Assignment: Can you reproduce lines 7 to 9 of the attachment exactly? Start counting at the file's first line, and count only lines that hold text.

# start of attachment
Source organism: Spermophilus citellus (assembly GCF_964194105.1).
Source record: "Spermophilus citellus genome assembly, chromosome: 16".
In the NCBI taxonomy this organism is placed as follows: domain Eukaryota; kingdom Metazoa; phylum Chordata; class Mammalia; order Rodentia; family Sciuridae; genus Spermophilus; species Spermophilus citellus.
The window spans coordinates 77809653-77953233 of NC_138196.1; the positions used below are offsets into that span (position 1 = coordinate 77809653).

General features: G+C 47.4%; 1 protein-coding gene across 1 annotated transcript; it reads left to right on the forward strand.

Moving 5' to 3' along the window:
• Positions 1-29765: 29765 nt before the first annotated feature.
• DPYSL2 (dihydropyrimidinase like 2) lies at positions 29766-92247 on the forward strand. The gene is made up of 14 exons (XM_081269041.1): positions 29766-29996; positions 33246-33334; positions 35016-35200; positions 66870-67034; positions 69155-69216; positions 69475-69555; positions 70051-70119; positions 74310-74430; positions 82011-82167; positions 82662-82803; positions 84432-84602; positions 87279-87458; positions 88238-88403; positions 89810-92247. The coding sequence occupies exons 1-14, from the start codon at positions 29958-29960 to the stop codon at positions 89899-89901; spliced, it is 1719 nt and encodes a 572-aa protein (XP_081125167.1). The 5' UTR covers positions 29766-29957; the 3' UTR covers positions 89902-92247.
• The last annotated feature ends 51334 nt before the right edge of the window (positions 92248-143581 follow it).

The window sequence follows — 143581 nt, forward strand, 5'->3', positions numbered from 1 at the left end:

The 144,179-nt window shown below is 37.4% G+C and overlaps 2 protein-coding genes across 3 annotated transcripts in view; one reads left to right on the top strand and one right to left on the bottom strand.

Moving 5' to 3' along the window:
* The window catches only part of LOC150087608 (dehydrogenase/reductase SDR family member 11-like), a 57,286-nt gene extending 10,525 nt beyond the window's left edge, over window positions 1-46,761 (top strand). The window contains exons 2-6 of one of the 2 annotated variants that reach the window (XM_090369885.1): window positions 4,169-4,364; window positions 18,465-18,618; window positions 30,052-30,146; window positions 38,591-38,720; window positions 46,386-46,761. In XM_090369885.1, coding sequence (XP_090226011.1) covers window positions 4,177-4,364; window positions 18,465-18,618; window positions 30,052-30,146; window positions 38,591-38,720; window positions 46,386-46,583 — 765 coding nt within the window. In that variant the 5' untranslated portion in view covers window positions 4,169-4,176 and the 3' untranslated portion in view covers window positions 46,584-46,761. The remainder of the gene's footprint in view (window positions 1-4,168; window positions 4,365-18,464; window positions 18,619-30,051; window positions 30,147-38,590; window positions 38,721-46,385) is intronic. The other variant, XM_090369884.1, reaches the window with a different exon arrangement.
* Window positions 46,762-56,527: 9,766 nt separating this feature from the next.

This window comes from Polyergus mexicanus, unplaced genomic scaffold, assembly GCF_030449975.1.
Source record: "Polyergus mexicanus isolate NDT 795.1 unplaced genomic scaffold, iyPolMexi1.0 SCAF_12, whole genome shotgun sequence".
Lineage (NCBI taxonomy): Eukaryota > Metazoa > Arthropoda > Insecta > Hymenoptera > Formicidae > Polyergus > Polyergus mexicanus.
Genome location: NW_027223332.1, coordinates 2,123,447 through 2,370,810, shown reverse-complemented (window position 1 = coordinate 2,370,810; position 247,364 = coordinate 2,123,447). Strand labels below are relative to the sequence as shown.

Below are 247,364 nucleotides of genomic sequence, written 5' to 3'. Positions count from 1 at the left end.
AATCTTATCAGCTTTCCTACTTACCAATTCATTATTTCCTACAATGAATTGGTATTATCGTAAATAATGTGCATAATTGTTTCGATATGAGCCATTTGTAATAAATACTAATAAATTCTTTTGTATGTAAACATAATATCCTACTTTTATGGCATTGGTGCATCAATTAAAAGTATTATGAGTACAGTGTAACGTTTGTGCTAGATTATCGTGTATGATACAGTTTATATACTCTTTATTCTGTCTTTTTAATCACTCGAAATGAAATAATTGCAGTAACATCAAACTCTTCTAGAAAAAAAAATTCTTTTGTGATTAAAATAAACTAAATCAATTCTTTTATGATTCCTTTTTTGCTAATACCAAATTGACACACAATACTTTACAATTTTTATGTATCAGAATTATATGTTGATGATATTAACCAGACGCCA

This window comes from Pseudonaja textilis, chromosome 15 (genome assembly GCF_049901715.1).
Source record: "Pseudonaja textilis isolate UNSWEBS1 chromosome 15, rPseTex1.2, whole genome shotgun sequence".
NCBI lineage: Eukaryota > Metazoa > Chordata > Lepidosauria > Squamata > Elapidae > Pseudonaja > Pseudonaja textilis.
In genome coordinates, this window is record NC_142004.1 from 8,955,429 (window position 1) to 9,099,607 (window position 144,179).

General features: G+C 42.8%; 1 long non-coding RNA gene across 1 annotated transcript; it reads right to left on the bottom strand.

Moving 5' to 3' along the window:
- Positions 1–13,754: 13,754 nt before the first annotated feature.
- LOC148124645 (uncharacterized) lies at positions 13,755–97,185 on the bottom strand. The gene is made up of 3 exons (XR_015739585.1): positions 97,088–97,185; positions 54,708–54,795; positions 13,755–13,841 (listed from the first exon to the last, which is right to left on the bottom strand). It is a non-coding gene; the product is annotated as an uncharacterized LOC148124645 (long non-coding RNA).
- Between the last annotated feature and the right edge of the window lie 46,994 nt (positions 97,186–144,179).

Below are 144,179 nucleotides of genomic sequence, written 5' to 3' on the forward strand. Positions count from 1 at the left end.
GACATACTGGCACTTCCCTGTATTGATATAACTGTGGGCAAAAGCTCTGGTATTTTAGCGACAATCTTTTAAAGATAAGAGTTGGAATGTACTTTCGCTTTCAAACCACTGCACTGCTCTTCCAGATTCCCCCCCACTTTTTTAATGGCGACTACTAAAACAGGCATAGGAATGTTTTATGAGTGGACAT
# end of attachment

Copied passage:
• Positions 1-29765: 29765 nt before the first annotated feature.
• DPYSL2 (dihydropyrimidinase like 2) lies at positions 29766-92247 on the forward strand. The gene is made up of 14 exons (XM_081269041.1): positions 29766-29996; positions 33246-33334; positions 35016-35200; positions 66870-67034; positions 69155-69216; positions 69475-69555; positions 70051-70119; positions 74310-74430; positions 82011-82167; positions 82662-82803; positions 84432-84602; positions 87279-87458; positions 88238-88403; positions 89810-92247. The coding sequence occupies exons 1-14, from the start codon at positions 29958-29960 to the stop codon at positions 89899-89901; spliced, it is 1719 nt and encodes a 572-aa protein (XP_081125167.1). The 5' UTR covers positions 29766-29957; the 3' UTR covers positions 89902-92247.
• The last annotated feature ends 51334 nt before the right edge of the window (positions 92248-143581 follow it).